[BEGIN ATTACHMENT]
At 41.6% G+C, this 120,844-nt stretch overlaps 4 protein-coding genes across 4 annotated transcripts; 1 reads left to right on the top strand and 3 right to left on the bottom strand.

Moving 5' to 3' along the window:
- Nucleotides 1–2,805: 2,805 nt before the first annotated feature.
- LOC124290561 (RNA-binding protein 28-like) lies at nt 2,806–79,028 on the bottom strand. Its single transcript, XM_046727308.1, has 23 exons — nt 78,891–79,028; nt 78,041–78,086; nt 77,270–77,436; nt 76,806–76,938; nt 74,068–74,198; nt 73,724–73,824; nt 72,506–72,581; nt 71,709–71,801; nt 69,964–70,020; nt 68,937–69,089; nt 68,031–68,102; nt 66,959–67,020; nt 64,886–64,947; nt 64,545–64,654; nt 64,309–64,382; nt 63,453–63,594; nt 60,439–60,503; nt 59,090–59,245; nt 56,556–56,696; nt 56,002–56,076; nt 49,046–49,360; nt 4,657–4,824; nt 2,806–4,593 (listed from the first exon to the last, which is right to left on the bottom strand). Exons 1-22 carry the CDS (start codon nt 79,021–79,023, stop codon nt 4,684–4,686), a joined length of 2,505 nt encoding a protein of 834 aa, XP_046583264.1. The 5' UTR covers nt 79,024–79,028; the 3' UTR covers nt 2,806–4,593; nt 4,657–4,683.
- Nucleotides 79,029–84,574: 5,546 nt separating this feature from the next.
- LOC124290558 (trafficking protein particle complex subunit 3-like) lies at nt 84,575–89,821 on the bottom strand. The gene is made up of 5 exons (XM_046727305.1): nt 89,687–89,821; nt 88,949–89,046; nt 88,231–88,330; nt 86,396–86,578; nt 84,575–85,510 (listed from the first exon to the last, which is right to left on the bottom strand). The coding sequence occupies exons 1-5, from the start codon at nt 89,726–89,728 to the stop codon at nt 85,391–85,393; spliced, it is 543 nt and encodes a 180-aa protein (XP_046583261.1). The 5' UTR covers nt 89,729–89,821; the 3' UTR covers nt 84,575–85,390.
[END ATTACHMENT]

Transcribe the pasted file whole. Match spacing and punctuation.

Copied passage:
At 41.6% G+C, this 120,844-nt stretch overlaps 4 protein-coding genes across 4 annotated transcripts; 1 reads left to right on the top strand and 3 right to left on the bottom strand.

Moving 5' to 3' along the window:
- Nucleotides 1–2,805: 2,805 nt before the first annotated feature.
- LOC124290561 (RNA-binding protein 28-like) lies at nt 2,806–79,028 on the bottom strand. Its single transcript, XM_046727308.1, has 23 exons — nt 78,891–79,028; nt 78,041–78,086; nt 77,270–77,436; nt 76,806–76,938; nt 74,068–74,198; nt 73,724–73,824; nt 72,506–72,581; nt 71,709–71,801; nt 69,964–70,020; nt 68,937–69,089; nt 68,031–68,102; nt 66,959–67,020; nt 64,886–64,947; nt 64,545–64,654; nt 64,309–64,382; nt 63,453–63,594; nt 60,439–60,503; nt 59,090–59,245; nt 56,556–56,696; nt 56,002–56,076; nt 49,046–49,360; nt 4,657–4,824; nt 2,806–4,593 (listed from the first exon to the last, which is right to left on the bottom strand). Exons 1-22 carry the CDS (start codon nt 79,021–79,023, stop codon nt 4,684–4,686), a joined length of 2,505 nt encoding a protein of 834 aa, XP_046583264.1. The 5' UTR covers nt 79,024–79,028; the 3' UTR covers nt 2,806–4,593; nt 4,657–4,683.
- Nucleotides 79,029–84,574: 5,546 nt separating this feature from the next.
- LOC124290558 (trafficking protein particle complex subunit 3-like) lies at nt 84,575–89,821 on the bottom strand. The gene is made up of 5 exons (XM_046727305.1): nt 89,687–89,821; nt 88,949–89,046; nt 88,231–88,330; nt 86,396–86,578; nt 84,575–85,510 (listed from the first exon to the last, which is right to left on the bottom strand). The coding sequence occupies exons 1-5, from the start codon at nt 89,726–89,728 to the stop codon at nt 85,391–85,393; spliced, it is 543 nt and encodes a 180-aa protein (XP_046583261.1). The 5' UTR covers nt 89,729–89,821; the 3' UTR covers nt 84,575–85,390.